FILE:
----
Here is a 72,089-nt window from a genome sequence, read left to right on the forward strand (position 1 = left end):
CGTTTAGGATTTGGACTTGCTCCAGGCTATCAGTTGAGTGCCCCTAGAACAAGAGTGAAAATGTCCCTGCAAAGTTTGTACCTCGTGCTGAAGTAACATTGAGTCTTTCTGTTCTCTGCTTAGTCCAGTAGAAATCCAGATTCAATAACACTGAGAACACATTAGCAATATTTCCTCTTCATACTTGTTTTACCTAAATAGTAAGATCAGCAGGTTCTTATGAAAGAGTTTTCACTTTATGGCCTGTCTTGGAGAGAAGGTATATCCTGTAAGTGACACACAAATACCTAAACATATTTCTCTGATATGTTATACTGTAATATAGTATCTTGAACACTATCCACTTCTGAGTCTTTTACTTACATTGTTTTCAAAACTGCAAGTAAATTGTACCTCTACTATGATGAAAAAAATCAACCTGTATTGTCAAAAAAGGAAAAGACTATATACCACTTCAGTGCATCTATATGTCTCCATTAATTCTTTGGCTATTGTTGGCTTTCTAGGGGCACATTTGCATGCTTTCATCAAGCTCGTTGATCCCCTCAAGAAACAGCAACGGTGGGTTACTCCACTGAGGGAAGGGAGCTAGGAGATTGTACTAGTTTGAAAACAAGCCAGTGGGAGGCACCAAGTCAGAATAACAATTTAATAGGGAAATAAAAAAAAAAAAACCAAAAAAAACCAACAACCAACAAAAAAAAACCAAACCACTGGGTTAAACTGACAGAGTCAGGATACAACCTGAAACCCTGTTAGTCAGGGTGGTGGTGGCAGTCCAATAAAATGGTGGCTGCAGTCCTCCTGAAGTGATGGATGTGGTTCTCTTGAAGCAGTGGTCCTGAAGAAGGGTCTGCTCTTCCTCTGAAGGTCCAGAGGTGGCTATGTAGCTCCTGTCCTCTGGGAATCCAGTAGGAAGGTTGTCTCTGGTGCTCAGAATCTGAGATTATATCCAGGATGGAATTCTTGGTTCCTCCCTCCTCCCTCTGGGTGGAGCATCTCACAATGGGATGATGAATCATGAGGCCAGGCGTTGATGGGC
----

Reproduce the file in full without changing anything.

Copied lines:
Here is a 72,089-nt window from a genome sequence, read left to right on the forward strand (position 1 = left end):
CGTTTAGGATTTGGACTTGCTCCAGGCTATCAGTTGAGTGCCCCTAGAACAAGAGTGAAAATGTCCCTGCAAAGTTTGTACCTCGTGCTGAAGTAACATTGAGTCTTTCTGTTCTCTGCTTAGTCCAGTAGAAATCCAGATTCAATAACACTGAGAACACATTAGCAATATTTCCTCTTCATACTTGTTTTACCTAAATAGTAAGATCAGCAGGTTCTTATGAAAGAGTTTTCACTTTATGGCCTGTCTTGGAGAGAAGGTATATCCTGTAAGTGACACACAAATACCTAAACATATTTCTCTGATATGTTATACTGTAATATAGTATCTTGAACACTATCCACTTCTGAGTCTTTTACTTACATTGTTTTCAAAACTGCAAGTAAATTGTACCTCTACTATGATGAAAAAAATCAACCTGTATTGTCAAAAAAGGAAAAGACTATATACCACTTCAGTGCATCTATATGTCTCCATTAATTCTTTGGCTATTGTTGGCTTTCTAGGGGCACATTTGCATGCTTTCATCAAGCTCGTTGATCCCCTCAAGAAACAGCAACGGTGGGTTACTCCACTGAGGGAAGGGAGCTAGGAGATTGTACTAGTTTGAAAACAAGCCAGTGGGAGGCACCAAGTCAGAATAACAATTTAATAGGGAAATAAAAAAAAAAAAACCAAAAAAAACCAACAACCAACAAAAAAAAACCAAACCACTGGGTTAAACTGACAGAGTCAGGATACAACCTGAAACCCTGTTAGTCAGGGTGGTGGTGGCAGTCCAATAAAATGGTGGCTGCAGTCCTCCTGAAGTGATGGATGTGGTTCTCTTGAAGCAGTGGTCCTGAAGAAGGGTCTGCTCTTCCTCTGAAGGTCCAGAGGTGGCTATGTAGCTCCTGTCCTCTGGGAATCCAGTAGGAAGGTTGTCTCTGGTGCTCAGAATCTGAGATTATATCCAGGATGGAATTCTTGGTTCCTCCCTCCTCCCTCTGGGTGGAGCATCTCACAATGGGATGATGAATCATGAGGCCAGGCGTTGATGGGC